Architects that designed the Meidum pyramid believed they had found the secret to the perfect construction for a pyramid. They abandoned the original step structure and used a revolutionary concept, which made the sides of the pyramid smooth.
Archaeologists involved in studying the Meidum pyramid revealed in a documentary titled “Secrets of Archaeology” that they were terrified upon discovering statues of Pharaoh Rahotep and his wife. Researchers said they were afraid because the statues had intense facial expressions, which according to scientists, were "lifelike".
The history of the Meidum pyramid is no less bizarre. It is thought to have been built for Pharaoh Sneferu, the founder of the Fourth Dynasty, which was established in 2613 BC, and is Egypt’s first straight-sided pyramid. It was originally designed as a step pyramid, like the one built for Pharaoh Djoser. Djoser’s pyramid was the earliest colossal stone building in Egypt.
Get ready for the last eclipse of 2019 this holiday season.
What a magical time Christmas is! Space now has a gift for us; the last solar eclipse of 2019. Solar eclipse, also known as "ring of fire" eclipse will occur on Thursday, December 26, at 8:17 a.m. GMT+3.
The "ring of fire" will be visible from Saudi Arabia, Qatar, India, Sumatra, Borneo, Guam, and the Philippines. People in other parts of Asia, Australia, and Africa will be able to see a part of the eclipse.
The reason why it's called "ring of fire" is that the eclipse will occur a couple of days after the moon reaches apogee, which is the farthest distance of the moon from Earth, and the size of the moon in the sky will be smaller than the sun. Thus, it won't block the sun entirely, instead, it will block a big part of it and the parts that aren't blocked will look like a "ring of fire."
Solar Eclipse will be visible from Hofuf, Saudi Arabia, it'll last for 2 minutes and 55 seconds, the partial eclipse will begin before sunrise and the annular will begin at 6:34 a.m.
It'll also be visible from Mangalore, India, it will last for 1 minute and 49 seconds, and the partial eclipse will begin at 8:04 a.m. and the annular will begin at 9:24 a.m.
Another place that the eclipse will be visible is Jaffna, Sri Lanka, it'll last for 3 minutes and 8 seconds, the partial eclipse will begin at 8:09 a.m. and the annular eclipse will begin 9:33 a.m.
Singapore will also be able to watch the Eclipse for 1 minute and 58 seconds. The partial eclipse will begin at 11:27 a.m. and the annular eclipse will begin at 1:22 p.m.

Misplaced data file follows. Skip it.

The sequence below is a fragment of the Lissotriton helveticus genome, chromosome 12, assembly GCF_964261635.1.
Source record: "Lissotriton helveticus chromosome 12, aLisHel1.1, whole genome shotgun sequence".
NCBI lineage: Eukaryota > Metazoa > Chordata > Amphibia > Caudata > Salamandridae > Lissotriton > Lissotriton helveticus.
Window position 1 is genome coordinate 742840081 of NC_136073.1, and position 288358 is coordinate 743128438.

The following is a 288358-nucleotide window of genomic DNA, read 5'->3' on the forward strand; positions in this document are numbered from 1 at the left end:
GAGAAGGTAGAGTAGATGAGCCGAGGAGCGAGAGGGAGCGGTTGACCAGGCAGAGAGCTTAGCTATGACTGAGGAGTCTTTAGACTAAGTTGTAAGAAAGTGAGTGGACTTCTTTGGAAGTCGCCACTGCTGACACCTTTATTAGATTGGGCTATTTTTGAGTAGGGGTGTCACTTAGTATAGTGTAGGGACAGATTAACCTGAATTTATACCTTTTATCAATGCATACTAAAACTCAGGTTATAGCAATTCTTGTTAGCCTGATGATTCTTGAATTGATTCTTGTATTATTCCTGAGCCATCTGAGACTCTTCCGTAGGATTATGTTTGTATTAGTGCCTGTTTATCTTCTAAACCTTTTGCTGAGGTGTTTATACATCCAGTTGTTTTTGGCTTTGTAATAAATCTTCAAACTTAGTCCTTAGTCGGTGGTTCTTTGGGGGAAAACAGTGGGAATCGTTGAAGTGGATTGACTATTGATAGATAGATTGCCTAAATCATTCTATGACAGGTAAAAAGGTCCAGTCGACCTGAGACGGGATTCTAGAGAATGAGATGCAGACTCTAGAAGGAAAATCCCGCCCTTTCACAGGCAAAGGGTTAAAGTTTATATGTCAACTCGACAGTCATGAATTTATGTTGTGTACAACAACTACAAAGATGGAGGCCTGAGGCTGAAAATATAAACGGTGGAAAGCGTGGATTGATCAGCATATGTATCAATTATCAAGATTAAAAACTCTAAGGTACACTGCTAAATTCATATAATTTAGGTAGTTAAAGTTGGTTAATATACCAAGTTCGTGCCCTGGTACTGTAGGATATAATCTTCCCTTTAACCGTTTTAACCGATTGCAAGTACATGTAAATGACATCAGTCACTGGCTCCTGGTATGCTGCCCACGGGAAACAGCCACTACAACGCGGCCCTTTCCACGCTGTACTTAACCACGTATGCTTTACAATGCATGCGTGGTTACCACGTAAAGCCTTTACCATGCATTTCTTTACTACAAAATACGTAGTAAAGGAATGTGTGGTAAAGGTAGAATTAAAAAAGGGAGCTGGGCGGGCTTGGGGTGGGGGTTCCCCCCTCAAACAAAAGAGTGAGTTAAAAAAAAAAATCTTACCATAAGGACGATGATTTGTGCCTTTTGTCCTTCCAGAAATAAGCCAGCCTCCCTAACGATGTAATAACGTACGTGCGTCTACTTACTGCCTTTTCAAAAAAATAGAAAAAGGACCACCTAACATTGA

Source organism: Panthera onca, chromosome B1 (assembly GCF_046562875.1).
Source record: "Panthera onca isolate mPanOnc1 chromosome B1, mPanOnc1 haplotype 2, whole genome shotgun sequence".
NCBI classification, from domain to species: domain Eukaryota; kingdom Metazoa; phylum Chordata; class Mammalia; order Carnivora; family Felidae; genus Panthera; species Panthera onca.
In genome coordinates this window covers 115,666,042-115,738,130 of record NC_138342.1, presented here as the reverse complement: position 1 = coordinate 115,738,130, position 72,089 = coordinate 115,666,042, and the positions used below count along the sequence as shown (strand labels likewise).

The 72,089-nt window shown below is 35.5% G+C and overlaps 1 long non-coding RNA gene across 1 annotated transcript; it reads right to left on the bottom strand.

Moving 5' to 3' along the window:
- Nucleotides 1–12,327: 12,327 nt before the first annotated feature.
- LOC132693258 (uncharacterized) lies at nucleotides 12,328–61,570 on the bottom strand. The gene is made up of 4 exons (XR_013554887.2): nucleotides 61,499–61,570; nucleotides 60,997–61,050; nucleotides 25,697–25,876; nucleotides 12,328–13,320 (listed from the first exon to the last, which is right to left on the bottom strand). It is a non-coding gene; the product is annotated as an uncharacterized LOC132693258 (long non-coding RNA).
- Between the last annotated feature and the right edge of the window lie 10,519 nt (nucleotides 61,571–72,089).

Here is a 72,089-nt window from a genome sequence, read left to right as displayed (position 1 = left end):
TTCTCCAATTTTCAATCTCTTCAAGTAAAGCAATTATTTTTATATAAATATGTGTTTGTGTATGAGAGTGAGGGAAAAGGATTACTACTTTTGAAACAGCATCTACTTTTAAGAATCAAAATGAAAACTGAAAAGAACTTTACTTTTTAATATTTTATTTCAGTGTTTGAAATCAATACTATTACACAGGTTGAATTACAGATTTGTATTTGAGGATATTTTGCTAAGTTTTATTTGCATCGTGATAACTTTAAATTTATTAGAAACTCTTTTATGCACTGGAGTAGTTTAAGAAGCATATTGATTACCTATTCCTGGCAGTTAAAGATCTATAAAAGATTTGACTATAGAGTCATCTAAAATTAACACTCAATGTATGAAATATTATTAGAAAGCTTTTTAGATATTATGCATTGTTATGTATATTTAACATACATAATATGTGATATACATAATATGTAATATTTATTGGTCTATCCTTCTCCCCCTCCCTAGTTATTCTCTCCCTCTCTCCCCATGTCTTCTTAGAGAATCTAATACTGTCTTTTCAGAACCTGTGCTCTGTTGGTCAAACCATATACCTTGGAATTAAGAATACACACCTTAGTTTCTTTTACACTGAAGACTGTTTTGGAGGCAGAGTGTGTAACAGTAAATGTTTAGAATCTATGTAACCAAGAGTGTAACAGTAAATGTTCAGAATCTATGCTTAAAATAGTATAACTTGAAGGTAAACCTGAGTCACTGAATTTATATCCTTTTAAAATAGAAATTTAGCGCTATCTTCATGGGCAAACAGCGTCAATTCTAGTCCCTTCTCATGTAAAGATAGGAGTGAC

In Sarangani, Philippines, the Eclipse will be visible for 2 minutes 25 seconds, and the partial eclipse will begin at 12:44 p.m. and the annular eclipse will begin at 2:29 p.m.
Guam will be the last place on Earth to see the eclipse for 3 minutes 4 seconds. The partial eclipse will begin at 3:33 p.m. and the annual eclipse will begin at 4:54 p.m.
For those who live in the parts of the world where they can't watch the eclipse, here's a link to watch it online.
The social network has set aside $3 billion to cover future fines related to its privacy practices. When will Facebook users say "enough is enough!"? #deletefacebook #privacy
If you’re a Facebook user wondering if your personal information has been leaked, the answer by this point is almost certainly “yes.” The latest privacy snafu in a long series of them involves about 267 million users. Comparitech and security researcher Bob Diachenko spotted a repository of Facebook user data exposed online for multiple weeks. It has since vanished but not before links to the data appeared on hacker forums. Yes, this is the company that wants to create its own operating system so it can stop using the open source Android OS.
The data was available in Elasticsearch, a distributed full-text search engine. The researchers report that the Facebook database first appeared in Elasticsearch on or around December 4th. On December 12th, the data appeared as a download on a hacker forum. Two days later, Diachenko discovered the database and sent an abuse report to the ISP associated with the AP address. On December 19th, the database vanished from Elasticsearch.
We can safely assume an unknown number of online criminal types managed to grab the database before it went offline. The 267,140,436 records didn’t include passwords or other highly sensitive information, but it did have Facebook IDs, phone numbers, full name, and a timestamp. From that, someone could find your Facebook profile to gather more intelligence and conduct an effective phishing attack. Comparitech notes that the database would be idea for SMS-based scams.
We don’t currently know how the data ended up online. It’s possible a group gained access to Facebook’s system via a security flaw, but it may also have come from Facebook’s developer API. The company restricted access to that API in 2018 after the scale of the Cambridge Analytica scandal came to light. Previously, Facebook’s lax policies made it easy for developers to scrape data from the social network. While sharing that data was technically against Facebook’s rules, it had no way to stop it.
It’s troubling that this lead of millions of user records is actually a relatively minor scandal for Facebook. The company says it is looking into the incident but says it believes the data was taken before it changed its API rules last year. It’s not too worried about the outcome of the investigation, though.
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